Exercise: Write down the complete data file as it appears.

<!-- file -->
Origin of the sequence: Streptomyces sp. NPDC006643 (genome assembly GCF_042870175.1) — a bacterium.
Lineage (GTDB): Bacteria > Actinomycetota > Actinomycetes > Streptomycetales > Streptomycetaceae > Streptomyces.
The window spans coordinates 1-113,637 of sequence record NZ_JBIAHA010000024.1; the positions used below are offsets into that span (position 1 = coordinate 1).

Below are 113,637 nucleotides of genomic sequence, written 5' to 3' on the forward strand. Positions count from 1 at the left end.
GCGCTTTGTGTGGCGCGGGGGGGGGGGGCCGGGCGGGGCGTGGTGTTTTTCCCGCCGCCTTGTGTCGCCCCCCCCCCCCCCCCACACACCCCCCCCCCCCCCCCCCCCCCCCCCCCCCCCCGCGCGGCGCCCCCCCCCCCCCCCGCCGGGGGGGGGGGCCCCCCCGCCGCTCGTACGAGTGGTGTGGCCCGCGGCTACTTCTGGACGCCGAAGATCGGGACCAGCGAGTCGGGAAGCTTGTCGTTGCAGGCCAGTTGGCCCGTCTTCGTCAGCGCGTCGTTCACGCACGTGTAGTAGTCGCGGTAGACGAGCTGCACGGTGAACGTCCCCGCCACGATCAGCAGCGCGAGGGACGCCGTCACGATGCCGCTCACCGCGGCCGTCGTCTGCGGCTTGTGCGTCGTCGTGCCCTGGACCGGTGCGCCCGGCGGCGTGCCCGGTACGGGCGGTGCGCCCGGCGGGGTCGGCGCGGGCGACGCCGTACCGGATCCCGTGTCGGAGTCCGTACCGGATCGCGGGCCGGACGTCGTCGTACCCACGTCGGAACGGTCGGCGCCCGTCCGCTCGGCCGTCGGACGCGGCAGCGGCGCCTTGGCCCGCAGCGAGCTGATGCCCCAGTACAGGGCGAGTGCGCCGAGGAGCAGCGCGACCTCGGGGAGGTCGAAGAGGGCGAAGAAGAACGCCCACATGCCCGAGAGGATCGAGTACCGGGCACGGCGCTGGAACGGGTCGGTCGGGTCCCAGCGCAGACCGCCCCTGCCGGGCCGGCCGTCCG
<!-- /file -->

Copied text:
Origin of the sequence: Streptomyces sp. NPDC006643 (genome assembly GCF_042870175.1) — a bacterium.
Lineage (GTDB): Bacteria > Actinomycetota > Actinomycetes > Streptomycetales > Streptomycetaceae > Streptomyces.
The window spans coordinates 1-113,637 of sequence record NZ_JBIAHA010000024.1; the positions used below are offsets into that span (position 1 = coordinate 1).

Below are 113,637 nucleotides of genomic sequence, written 5' to 3' on the forward strand. Positions count from 1 at the left end.
GCGCTTTGTGTGGCGCGGGGGGGGGGGGCCGGGCGGGGCGTGGTGTTTTTCCCGCCGCCTTGTGTCGCCCCCCCCCCCCCCCCACACACCCCCCCCCCCCCCCCCCCCCCCCCCCCCCCCCGCGCGGCGCCCCCCCCCCCCCCCGCCGGGGGGGGGGGCCCCCCCGCCGCTCGTACGAGTGGTGTGGCCCGCGGCTACTTCTGGACGCCGAAGATCGGGACCAGCGAGTCGGGAAGCTTGTCGTTGCAGGCCAGTTGGCCCGTCTTCGTCAGCGCGTCGTTCACGCACGTGTAGTAGTCGCGGTAGACGAGCTGCACGGTGAACGTCCCCGCCACGATCAGCAGCGCGAGGGACGCCGTCACGATGCCGCTCACCGCGGCCGTCGTCTGCGGCTTGTGCGTCGTCGTGCCCTGGACCGGTGCGCCCGGCGGCGTGCCCGGTACGGGCGGTGCGCCCGGCGGGGTCGGCGCGGGCGACGCCGTACCGGATCCCGTGTCGGAGTCCGTACCGGATCGCGGGCCGGACGTCGTCGTACCCACGTCGGAACGGTCGGCGCCCGTCCGCTCGGCCGTCGGACGCGGCAGCGGCGCCTTGGCCCGCAGCGAGCTGATGCCCCAGTACAGGGCGAGTGCGCCGAGGAGCAGCGCGACCTCGGGGAGGTCGAAGAGGGCGAAGAAGAACGCCCACATGCCCGAGAGGATCGAGTACCGGGCACGGCGCTGGAACGGGTCGGTCGGGTCCCAGCGCAGACCGCCCCTGCCGGGCCGGCCGTCCG